Kathleen Jennings s368333 at
Sat Jun 22 07:42:11 EDT 2002

Hi, I'm Kathleen Jennings, Australian, short-time lurker who has been slow
to reply to this because of suddenly being snowed under by combination
assessment/email  blizzard. Am now daring to sit up and look around.

Name: Kathleen Jennings

Occupation: Uni Student - honours in English lit/ German ( as of May no
longer merely a lowly undergraduate. That sounds awful, but it is fun to  be
an honours student! Although I'll be back to undergrad law next year);
translator; writer; artist; procrastinator.

Age: 22

 Married: no.

 Children: no

I live in: a residential college in Brisbane, Qld (which I like at the
moment because the weather has just turned cold)

How I discovered the list: I was looking for child. lit. lists for research
(for my thesis), found this one by accident, and have kept silent ever
since. But this is one list which has fun.

Favourite DWJ: haven't read as many as I would like (late discovery combined
with slightly more than a full time uni workload). Probably The Homeward
Bounders and Dogsbody.

First DWJ novel: One of the above - don't remember. No! I have very vague
memories of what *might* have been a Chrestomanci novel - stone lions coming
to life and two children in a shoebox - does this ring bells? I'd like to
know what it was.

Favourite authors: DWJ, Lloyd Alexander (Prydain tears my heart out every
time I get to the end. They are tiny books - tiny and perfect like, oh, I
don't know. Have you seen the pictures in an illuminated manuscript - small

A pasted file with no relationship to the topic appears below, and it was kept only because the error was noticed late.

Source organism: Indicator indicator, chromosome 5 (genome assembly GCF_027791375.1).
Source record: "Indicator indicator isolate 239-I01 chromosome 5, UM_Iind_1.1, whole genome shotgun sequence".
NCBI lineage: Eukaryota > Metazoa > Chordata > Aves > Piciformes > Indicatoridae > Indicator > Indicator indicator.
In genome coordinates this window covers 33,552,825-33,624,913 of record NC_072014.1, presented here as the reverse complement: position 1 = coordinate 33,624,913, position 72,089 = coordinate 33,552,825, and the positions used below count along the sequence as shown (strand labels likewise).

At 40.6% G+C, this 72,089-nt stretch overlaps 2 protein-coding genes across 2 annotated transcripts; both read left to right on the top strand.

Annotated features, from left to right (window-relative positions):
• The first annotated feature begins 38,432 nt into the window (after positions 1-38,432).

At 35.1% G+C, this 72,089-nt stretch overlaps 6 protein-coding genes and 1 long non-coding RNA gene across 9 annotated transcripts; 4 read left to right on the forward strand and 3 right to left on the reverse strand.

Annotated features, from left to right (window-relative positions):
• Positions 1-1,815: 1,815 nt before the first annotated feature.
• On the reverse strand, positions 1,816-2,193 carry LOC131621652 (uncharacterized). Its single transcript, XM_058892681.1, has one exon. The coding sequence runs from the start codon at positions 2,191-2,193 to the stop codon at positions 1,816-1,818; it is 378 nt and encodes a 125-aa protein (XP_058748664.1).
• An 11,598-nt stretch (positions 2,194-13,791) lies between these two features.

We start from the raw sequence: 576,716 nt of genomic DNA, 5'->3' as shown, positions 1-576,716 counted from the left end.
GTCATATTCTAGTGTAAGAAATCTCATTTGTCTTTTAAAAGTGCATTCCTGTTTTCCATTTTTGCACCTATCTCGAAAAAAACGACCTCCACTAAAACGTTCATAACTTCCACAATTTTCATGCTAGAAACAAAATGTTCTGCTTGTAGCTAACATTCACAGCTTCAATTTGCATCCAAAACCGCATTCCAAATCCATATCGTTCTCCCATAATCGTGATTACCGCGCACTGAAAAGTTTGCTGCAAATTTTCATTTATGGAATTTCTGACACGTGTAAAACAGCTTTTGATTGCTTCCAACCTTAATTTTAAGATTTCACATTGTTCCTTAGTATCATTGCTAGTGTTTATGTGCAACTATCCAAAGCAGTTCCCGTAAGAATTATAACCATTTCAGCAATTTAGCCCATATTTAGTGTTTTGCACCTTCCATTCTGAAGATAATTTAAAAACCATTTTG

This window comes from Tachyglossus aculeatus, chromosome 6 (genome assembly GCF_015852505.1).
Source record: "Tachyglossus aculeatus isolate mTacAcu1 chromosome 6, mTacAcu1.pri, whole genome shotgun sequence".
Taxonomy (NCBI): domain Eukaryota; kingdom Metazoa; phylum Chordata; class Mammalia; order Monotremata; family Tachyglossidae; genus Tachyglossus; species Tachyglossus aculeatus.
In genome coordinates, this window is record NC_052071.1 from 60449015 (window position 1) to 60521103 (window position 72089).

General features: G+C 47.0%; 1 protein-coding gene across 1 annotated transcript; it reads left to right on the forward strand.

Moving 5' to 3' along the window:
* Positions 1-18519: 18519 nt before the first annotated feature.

and without as much detail as could have been given, and yet they are like
jewels. I am in tears every time I reread the ending of the last of the 5
books: its not a bad ending. It's happy, but its an *ending* - so very final
and you haven't had nearly enough), Terry Pratchett, Leo Marks (only read
his autobiography, but it's up there), Bill Bryson's linguistics books, E.
Nesbit (esp. The Enchanted Castle. She can get the mundane into the most
magical of stories and that only makes the story funnier). George Macdonald
(short stories). M.M.Kaye for her "Ordinary Princess". I am investigating
Heinrich Boll but I'm not sure yet. David Crystal (linguistics again).
Certain 'classic' authors who don't really need to be named (although not
*nearly* enough people read Farmer Giles of Ham. I was fearfully
unimpressed, too, when my first copy had the wrong illustrations. The
original ones (which I now have) are in Pauline Bayne's inimitable
combination of medieval and pure fun). Hmmm. I know I'll think of more. That
vein, anyway.
Favourite poets: Judith Wright, Robert Frost, A. E. Housman, Yeats and

Number of books owned: too many for a person with no house to keep them in.
A packed shelf at college, with a few boxes on the floor. Floor to ceiling
in my bedroom at home and a cupboard full of boxes that haven't been
unpacked, and a substantial contribution to the (in large part similarly
unaccommodated) family collection.

Favourite music: revolutionary & protest. Folk, irish. Some old country
(i.e. borderline folk). Grew up on a cattle property and my little sister is
rabid rodeo-attendee, goes mustering on her holidays, drives a truck (while
longing for a ute) etc and consequently have had a violent reaction to
country music. Anything that you can imagine a story too (Venice in Peril -
but this album is no longer available), or dance around the room making a
fool of yourself. Currently have "99Luftballons/99 red balloons" stuck in my
head (why?). Oh - and Flanders and Swann, of course. !



Hve blásnautt er hjarta sem einskis saknar.
How destitute is a heart that misses nothing.
       - Ýmir, Einar Benediktsson
Kathleen Jennings
s368333 at

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